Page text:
Appraisals vs Valuations – what’s the difference?

Real estate is a booming industry and more and more people enter it every day; some even do it on the side of their normal profession. I’m pretty sure that if you think about it, you all know a real estate agent. Real estate agents play a vital role in the property market. Some people may have negative opinions about agents; however, after being a sales agent for several years I will always have a profound respect for those who have mastered their craft. In saying that, I am also quite quick to point out those who haven’t the slightest clue about how to do their job!

It is important to understand the difference between the view of a real estate agent and that of a surveyor or a valuer. This is essentially the difference between an appraisal and a valuation. One key difference is that a sales agent’s appraisal is taken from sales evidence in the area, their knowledge of the sales markets timeline over the last few months, buyers’ behaviour towards certain areas, and any neighbouring developments which are currently under construction. They would be able to give an idea on whether these factors would increase/decrease demand for the area in future.

On the other hand, a valuer looks statistically at sales evidence. This tends to be the main foundation for a valuation. They also look into the materials used to construct the property and at neighbouring environmental issues such as close proximity to power lines. A valuer cannot conclusively determine the attitudes of buyers in the market, as a valuer does not deal with buyers on a daily basis. Also, valuers are restricted legally to only using information that is lodged on Landgate and other registrar portals. Such information can often be a few weeks behind the current market, whereas sales agents normally track their own records day to day. It is also very unlikely to have a valuer covering just one area. They tend to cross into other suburbs, whereas sales agents tend to have more localised expertise.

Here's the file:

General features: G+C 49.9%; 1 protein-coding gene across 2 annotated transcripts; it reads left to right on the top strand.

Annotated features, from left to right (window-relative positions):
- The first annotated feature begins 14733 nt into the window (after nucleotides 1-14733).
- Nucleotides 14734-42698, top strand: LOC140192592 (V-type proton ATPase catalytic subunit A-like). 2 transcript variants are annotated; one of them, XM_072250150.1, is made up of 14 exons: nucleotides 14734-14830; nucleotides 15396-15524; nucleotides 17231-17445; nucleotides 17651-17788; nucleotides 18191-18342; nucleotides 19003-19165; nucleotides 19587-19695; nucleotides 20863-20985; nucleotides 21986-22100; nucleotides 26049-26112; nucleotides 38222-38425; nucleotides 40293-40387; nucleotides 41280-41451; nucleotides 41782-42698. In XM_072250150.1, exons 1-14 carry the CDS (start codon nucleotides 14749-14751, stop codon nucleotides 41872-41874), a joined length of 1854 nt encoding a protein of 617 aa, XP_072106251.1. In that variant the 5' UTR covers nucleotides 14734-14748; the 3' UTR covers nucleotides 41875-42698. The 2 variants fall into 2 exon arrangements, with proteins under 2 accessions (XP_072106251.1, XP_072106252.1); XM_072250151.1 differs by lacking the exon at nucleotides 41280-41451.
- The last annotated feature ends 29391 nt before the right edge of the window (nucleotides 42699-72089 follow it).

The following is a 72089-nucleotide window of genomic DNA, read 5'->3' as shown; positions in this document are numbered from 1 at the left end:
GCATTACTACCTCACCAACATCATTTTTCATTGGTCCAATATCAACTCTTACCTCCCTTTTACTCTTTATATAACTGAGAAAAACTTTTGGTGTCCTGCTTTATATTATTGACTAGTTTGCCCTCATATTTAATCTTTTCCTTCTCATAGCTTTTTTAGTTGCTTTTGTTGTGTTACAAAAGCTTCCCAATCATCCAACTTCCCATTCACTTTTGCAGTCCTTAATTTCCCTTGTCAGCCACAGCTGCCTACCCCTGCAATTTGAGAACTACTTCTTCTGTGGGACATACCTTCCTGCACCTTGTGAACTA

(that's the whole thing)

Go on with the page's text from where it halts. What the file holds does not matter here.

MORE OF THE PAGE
A sales agent is, although some may disagree, an expert in their field. They are able to analyse the demands and trends in local areas and can often indicate the different factors appealing to buyers street to street. The downfall with sales agents is that, when it comes to valuations, their word is not their bond, meaning they cannot be held to this. Compare this to a valuation, which is a legal document of which the legal responsibility falls with the valuer. In this regard the most common form of having a calculation is an owner involving the bank either for taxation purposes or for refinancing.

In summary, an appraisal gives a rough idea of what the agent believes they can sell the property for. A valuation is the current true market value based on comparable sales evidence. I have highlighted the word true to keep any real estate agent readers happy!

Having been both a sales agent and now working in the valuations industry, I would like to think I have a higher-than-average understanding on how both professions work. At the end of the day I would recommend speaking to an agent if you are considering putting your property on the market, but remember to always do your own research to determine their expertise, performance and knowledge of your area.

Michael Mackinnon